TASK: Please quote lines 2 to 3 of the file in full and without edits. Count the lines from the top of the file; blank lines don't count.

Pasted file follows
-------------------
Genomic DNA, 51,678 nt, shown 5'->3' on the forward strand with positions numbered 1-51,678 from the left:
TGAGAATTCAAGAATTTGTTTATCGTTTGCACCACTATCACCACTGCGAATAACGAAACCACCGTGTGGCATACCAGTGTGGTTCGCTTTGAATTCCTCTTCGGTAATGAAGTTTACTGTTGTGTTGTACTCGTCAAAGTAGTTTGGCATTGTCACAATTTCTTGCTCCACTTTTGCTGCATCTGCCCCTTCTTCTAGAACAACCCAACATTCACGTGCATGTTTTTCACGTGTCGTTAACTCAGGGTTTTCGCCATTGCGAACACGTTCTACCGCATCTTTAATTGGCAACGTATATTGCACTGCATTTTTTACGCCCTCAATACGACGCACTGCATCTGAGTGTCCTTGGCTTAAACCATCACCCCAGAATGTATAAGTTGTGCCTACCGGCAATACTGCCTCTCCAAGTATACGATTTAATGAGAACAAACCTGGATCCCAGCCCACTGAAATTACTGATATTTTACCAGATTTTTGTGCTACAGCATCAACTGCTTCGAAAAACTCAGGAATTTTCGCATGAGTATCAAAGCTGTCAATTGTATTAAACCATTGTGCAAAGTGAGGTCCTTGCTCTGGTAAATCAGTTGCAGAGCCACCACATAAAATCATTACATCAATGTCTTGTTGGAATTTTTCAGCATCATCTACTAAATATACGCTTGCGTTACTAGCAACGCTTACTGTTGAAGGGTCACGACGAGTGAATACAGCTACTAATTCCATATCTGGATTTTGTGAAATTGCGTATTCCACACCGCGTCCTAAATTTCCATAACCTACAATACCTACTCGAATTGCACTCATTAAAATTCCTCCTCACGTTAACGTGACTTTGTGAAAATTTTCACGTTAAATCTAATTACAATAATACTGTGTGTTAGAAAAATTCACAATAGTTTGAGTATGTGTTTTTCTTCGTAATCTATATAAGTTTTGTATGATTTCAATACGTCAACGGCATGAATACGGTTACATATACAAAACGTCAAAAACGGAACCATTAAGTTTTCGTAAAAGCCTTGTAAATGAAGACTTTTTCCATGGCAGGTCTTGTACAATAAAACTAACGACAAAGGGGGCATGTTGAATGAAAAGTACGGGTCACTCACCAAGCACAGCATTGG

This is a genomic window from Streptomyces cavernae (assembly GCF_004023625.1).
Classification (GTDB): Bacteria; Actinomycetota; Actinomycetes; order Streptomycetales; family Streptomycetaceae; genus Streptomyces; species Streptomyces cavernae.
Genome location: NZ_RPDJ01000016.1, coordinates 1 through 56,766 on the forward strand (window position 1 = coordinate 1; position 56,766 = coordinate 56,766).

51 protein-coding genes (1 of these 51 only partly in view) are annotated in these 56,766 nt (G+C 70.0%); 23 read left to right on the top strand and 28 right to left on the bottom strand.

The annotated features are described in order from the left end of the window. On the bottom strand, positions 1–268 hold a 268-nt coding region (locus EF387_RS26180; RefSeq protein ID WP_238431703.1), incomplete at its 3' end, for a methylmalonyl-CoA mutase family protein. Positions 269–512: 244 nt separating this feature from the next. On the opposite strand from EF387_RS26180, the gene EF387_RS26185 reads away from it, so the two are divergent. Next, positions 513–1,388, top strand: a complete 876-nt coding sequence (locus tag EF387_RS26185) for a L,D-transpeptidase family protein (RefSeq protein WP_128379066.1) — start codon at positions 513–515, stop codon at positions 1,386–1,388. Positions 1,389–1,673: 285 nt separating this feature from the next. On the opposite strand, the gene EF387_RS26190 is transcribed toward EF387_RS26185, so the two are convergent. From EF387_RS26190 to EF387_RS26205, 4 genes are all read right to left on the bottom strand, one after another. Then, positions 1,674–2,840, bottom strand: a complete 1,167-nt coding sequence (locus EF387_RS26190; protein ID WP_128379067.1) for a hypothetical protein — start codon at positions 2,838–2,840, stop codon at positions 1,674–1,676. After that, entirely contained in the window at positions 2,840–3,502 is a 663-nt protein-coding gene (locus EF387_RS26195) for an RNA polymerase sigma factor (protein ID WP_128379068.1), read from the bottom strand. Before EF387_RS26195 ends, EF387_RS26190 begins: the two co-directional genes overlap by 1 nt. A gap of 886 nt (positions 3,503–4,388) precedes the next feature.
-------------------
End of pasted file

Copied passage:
TGAGAATTCAAGAATTTGTTTATCGTTTGCACCACTATCACCACTGCGAATAACGAAACCACCGTGTGGCATACCAGTGTGGTTCGCTTTGAATTCCTCTTCGGTAATGAAGTTTACTGTTGTGTTGTACTCGTCAAAGTAGTTTGGCATTGTCACAATTTCTTGCTCCACTTTTGCTGCATCTGCCCCTTCTTCTAGAACAACCCAACATTCACGTGCATGTTTTTCACGTGTCGTTAACTCAGGGTTTTCGCCATTGCGAACACGTTCTACCGCATCTTTAATTGGCAACGTATATTGCACTGCATTTTTTACGCCCTCAATACGACGCACTGCATCTGAGTGTCCTTGGCTTAAACCATCACCCCAGAATGTATAAGTTGTGCCTACCGGCAATACTGCCTCTCCAAGTATACGATTTAATGAGAACAAACCTGGATCCCAGCCCACTGAAATTACTGATATTTTACCAGATTTTTGTGCTACAGCATCAACTGCTTCGAAAAACTCAGGAATTTTCGCATGAGTATCAAAGCTGTCAATTGTATTAAACCATTGTGCAAAGTGAGGTCCTTGCTCTGGTAAATCAGTTGCAGAGCCACCACATAAAATCATTACATCAATGTCTTGTTGGAATTTTTCAGCATCATCTACTAAATATACGCTTGCGTTACTAGCAACGCTTACTGTTGAAGGGTCACGACGAGTGAATACAGCTACTAATTCCATATCTGGATTTTGTGAAATTGCGTATTCCACACCGCGTCCTAAATTTCCATAACCTACAATACCTACTCGAATTGCACTCATTAAAATTCCTCCTCACGTTAACGTGACTTTGTGAAAATTTTCACGTTAAATCTAATTACAATAATACTGTGTGTTAGAAAAATTCACAATAGTTTGAGTATGTGTTTTTCTTCGTAATCTATATAAGTTTTGTATGATTTCAATACGTCAACGGCATGAATACGGTTACATATACAAAACGTCAAAAACGGAACCATTAAGTTTTCGTAAAAGCCTTGTAAATGAAGACTTTTTCCATGGCAGGTCTTGTACAATAAAACTAACGACAAAGGGGGCATGTTGAATGAAAAGTACGGGTCACTCACCAAGCACAGCATTGG

This is a genomic window from Streptomyces cavernae (assembly GCF_004023625.1).